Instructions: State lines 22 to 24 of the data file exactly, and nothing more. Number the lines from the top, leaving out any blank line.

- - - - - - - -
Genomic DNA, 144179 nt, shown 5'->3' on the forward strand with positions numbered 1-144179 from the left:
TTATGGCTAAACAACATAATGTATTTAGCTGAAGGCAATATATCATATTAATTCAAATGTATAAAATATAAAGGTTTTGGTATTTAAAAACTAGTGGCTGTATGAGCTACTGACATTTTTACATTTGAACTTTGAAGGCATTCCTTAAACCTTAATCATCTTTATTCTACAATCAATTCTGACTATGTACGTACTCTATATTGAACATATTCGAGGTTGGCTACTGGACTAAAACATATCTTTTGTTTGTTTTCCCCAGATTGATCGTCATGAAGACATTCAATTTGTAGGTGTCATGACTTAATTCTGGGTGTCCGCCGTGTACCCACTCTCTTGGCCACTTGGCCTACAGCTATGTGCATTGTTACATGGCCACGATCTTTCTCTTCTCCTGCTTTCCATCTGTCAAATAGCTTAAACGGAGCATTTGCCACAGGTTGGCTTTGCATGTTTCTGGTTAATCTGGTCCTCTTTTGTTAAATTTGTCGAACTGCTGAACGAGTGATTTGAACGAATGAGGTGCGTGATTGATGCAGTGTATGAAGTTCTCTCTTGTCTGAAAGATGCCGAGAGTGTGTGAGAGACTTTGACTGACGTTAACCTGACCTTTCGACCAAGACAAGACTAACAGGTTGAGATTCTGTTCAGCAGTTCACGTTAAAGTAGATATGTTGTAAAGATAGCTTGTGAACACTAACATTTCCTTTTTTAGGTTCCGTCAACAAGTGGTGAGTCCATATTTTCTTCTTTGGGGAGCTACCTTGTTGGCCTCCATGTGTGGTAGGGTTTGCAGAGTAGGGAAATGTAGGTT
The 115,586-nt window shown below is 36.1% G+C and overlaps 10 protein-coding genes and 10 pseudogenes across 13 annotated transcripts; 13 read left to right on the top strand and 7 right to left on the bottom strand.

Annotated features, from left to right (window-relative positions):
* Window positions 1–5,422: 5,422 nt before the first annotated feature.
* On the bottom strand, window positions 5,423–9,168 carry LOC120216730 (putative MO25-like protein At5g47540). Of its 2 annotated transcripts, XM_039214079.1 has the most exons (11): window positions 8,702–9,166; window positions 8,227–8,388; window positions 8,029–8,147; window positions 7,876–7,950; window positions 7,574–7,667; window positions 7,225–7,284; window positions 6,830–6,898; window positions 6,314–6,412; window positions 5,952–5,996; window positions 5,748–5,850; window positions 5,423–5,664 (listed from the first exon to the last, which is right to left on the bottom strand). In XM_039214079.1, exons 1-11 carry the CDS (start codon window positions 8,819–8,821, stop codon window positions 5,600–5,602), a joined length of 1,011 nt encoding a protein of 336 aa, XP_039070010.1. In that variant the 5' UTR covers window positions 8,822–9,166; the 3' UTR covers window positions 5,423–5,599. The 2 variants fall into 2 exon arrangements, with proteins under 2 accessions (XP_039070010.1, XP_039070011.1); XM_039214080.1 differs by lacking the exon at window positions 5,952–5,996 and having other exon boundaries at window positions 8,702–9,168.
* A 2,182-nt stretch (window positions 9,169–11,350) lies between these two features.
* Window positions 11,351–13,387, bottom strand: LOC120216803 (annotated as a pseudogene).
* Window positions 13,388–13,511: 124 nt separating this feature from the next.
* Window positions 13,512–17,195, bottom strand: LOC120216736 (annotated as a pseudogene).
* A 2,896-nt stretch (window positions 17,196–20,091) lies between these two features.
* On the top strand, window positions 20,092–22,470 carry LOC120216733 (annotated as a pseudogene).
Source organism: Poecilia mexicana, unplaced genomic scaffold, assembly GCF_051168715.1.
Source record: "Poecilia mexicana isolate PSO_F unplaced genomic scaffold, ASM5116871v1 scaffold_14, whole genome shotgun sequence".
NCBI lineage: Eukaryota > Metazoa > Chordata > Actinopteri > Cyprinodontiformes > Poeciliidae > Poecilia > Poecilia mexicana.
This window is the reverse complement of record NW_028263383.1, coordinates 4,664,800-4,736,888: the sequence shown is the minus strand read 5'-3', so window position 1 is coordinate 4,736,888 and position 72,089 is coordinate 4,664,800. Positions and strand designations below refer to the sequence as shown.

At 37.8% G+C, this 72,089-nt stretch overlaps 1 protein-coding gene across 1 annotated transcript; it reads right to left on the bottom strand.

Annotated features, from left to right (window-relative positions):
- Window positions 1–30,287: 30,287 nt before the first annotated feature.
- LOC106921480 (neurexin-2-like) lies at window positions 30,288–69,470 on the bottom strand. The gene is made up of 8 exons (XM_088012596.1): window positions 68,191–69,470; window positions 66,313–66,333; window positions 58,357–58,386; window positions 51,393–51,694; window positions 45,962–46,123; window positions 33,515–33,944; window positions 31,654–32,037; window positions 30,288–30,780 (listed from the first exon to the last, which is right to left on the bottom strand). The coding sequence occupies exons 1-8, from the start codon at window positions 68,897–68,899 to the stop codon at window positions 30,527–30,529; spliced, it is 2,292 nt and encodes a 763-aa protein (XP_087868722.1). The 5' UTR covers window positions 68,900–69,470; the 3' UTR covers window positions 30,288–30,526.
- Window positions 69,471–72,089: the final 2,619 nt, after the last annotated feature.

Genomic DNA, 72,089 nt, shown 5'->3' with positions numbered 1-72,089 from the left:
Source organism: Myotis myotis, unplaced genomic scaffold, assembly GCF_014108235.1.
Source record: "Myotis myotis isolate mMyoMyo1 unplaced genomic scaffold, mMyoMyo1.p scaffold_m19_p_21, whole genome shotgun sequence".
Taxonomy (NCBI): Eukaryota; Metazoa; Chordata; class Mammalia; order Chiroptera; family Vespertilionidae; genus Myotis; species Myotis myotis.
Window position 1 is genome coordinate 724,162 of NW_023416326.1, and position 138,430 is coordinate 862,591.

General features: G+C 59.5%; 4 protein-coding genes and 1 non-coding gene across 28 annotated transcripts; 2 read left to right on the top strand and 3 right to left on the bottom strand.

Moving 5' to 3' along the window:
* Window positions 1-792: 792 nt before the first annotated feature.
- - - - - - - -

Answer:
Genomic DNA, 72,089 nt, shown 5'->3' with positions numbered 1-72,089 from the left:
Source organism: Myotis myotis, unplaced genomic scaffold, assembly GCF_014108235.1.
Source record: "Myotis myotis isolate mMyoMyo1 unplaced genomic scaffold, mMyoMyo1.p scaffold_m19_p_21, whole genome shotgun sequence".